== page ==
Public Relations: There are seven key tenets of any PR strategy, starting all the way from determining a theme, deciding the ‘face’ of the organisation, staying consistent, building cred-ibility, choosing the right media and language and creating a story. Healthcare, being a sensi-tive segment, managing and handling crisis at hospitals is equally important. In fact, good PR is always free, it is the bad PR that costs!

Sales Force Effectiveness: It is pertinent to understand the question: ‘whom to sell’. Sell-ing to everyone never yields expected results. A hospital targeted towards relatively under-privileged segment of the population would need to target patients covered under govern-ment health insurance schemes whereas a hospital for relatively affluent people need not necessarily worry about insurance patients. Another area which more often than not has always been compromised is the quality of sales team. Unfortunately the only topic, which is invariably discussed, is the contacts with physicians and the compensation. Issues such as domain/ product knowledge, or even ques-

tions like ‘how to sell’ are never discussed. Further, performance-based incentives are far

too less than the actual contribution by value by the sales team. Last but not the least, monitoring productivity is invariably linked to the conver-sion of cases by number. Contrary to this, pro-ductivity is measured on different parameters:

Social Media : Healthcare as a sector is largely driven by word of mouth, which is noth-ing but conversations. Taking the logic further, social media is all about conversations. In fact a closer look at Facebook would show com-munities such as pregnancy, infertility, obesity, osteoarthritis, asthma among others where patients continuously engage with each other. However, just creating a Facebook profile does not serve any purpose. Hospitals could target patients based on the user info. It could be age, gender, geography, work, education, common interests or some support groups. For instance, a birthing facility could customise the Facebook search to married women who attend prenatal yoga or who stay in a specific locality. Unlike other marketing activities, social media activi-ties and platforms such as Facebook do not in-volve exorbitant spending and can be monitored precisely. However, it has to be highly involved relationship with the hospital. Finally, contrary to the common perception, negative comments are a blessing in disguise. They help hospitals understand their problems.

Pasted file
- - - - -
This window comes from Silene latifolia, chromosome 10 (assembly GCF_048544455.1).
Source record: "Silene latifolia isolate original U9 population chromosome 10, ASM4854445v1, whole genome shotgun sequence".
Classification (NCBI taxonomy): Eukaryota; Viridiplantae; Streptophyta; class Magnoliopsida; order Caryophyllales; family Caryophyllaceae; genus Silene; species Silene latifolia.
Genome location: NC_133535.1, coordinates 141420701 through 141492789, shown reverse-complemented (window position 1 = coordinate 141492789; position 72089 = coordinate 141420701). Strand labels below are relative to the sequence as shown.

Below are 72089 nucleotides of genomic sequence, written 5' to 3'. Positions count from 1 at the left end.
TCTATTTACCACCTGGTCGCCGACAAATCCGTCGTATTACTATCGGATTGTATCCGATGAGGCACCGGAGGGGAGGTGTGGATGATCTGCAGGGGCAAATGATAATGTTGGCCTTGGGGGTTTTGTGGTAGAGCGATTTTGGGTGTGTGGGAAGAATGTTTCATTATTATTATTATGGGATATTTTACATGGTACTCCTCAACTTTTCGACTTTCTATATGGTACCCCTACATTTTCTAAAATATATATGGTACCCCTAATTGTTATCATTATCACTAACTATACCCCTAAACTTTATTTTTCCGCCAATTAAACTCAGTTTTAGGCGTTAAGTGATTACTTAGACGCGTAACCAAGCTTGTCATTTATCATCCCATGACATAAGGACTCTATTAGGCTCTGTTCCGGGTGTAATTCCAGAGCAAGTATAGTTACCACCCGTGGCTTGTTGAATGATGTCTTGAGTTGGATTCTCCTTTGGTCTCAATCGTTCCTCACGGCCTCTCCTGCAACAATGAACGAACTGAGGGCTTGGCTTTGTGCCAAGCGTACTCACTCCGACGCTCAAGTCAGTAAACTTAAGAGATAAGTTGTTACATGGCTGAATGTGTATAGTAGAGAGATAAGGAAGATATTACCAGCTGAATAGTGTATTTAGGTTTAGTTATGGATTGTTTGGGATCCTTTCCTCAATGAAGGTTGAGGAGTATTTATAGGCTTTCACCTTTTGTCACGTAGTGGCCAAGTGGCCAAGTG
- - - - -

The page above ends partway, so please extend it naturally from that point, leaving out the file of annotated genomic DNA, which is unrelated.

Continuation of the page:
Ratan Jalan is founder, Medium Healthcare Consulting. He spoke about the above topic at ‘Healthcare Marketing MasterClass’, organised by Medium at Bengaluru.

Page 51: Healthcare Radius, Sep 2013


Healthcare Radius September 2013 51

Safety firstRight from the entry of a patient in the hospital till his discharge, various aspects of safety have to be carefully monitored and managedBy Dr J Sivakumaran

Among all other motives, patient safety is fundamental in health-care delivery. And right from the time a patient enters the hospital till he leaves, all aspects

should be carefully monitored and managed to ensure his safety.

On the non-clinical side, safety starts from allocating a safe location for car parking and having a system in place to take care of vehicles. Unfortunately, many hospitals do not have sufficient parking and patients have to park at a private area where safety cannot be guaran-teed. Parking contractors concentrate mostly on vehicle management. As a result, safety aspects are often compromised.

A hospital’s flooring is another crucial aspect. It needs to be slip resistant, stain resistant, bac-terio-static and easy to clean. The incidence of

falls is highest in patient rooms and bathrooms. So footwear provided to patients should be non-slippery with more grips. Another reason for patient falls is the absence of side rails, while in stretcher/bed.

It is important that hospital attendants ac-company patients when they have to move from one department to another either on foot or in a wheelchair and check that they wear safety belts and wheels are locked. Training and re-training of transport assistants will help in safer transportation of patients.

Areas that see maximum patient movement should be well lit. Purified water should be provided at select points, so that patients/at-tendants do not have to venture far to quench their thirst.

The facilities available (right from ATM to photocopy) should be patient oriented, so that

the patient/attendant is not found wandering for such requirements. It is advisable to educate patients/attendants on certain important common activities like wheelchair movement. Communication on various dos and don’ts could be explained either orally or through printed media to educate them.

Fire safety, electrical safety and radiation safety also play a vital role in patient safety measures. Keeping relevant and sufficient num-ber of fire fighting equipment as per guidelines of the authorities is important. These equip-ment need to be checked at periodic intervals. Apart from checking, it is important to have mock drill at fixed intervals in critical/sensi-tive areas to educate the staff. Installation and maintenance of proper smoke detectors and alarm with sprinkler system is essential. Every patient room and other common patient moving